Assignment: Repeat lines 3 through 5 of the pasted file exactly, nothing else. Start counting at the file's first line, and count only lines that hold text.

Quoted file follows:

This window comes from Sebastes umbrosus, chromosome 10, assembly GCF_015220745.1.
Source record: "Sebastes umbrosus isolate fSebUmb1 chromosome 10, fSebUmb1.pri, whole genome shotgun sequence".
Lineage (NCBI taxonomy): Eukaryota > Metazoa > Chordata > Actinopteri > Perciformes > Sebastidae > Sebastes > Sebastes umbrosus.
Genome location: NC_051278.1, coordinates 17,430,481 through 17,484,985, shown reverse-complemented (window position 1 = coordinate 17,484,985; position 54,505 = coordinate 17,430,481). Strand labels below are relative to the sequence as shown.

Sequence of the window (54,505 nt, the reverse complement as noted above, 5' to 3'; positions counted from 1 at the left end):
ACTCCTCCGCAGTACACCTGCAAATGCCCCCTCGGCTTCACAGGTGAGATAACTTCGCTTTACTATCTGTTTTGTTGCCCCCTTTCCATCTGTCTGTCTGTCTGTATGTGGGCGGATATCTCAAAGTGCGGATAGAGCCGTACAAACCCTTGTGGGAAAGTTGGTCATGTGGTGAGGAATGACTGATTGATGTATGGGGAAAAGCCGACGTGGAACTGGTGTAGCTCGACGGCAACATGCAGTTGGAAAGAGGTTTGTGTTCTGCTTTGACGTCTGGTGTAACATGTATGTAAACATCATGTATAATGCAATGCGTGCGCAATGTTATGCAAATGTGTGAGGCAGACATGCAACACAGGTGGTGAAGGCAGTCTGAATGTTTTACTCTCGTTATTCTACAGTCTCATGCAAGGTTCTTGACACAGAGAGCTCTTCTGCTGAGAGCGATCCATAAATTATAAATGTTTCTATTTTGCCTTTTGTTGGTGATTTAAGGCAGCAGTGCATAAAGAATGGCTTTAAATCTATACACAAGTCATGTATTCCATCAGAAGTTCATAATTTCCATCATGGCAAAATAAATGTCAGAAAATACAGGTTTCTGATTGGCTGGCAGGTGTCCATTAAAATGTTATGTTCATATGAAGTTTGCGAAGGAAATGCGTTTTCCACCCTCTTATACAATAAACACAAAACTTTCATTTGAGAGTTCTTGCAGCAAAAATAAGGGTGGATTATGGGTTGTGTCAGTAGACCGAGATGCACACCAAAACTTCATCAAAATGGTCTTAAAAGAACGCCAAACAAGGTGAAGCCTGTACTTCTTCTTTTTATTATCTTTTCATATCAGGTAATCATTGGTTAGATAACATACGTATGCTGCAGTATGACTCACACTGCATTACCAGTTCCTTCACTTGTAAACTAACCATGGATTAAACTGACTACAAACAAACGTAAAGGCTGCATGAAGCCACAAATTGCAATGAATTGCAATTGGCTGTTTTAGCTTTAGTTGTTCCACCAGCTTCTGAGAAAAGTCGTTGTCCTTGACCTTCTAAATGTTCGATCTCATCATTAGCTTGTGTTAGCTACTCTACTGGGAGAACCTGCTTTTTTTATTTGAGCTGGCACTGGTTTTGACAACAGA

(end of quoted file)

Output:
Lineage (NCBI taxonomy): Eukaryota > Metazoa > Chordata > Actinopteri > Perciformes > Sebastidae > Sebastes > Sebastes umbrosus.
Genome location: NC_051278.1, coordinates 17,430,481 through 17,484,985, shown reverse-complemented (window position 1 = coordinate 17,484,985; position 54,505 = coordinate 17,430,481). Strand labels below are relative to the sequence as shown.

Sequence of the window (54,505 nt, the reverse complement as noted above, 5' to 3'; positions counted from 1 at the left end):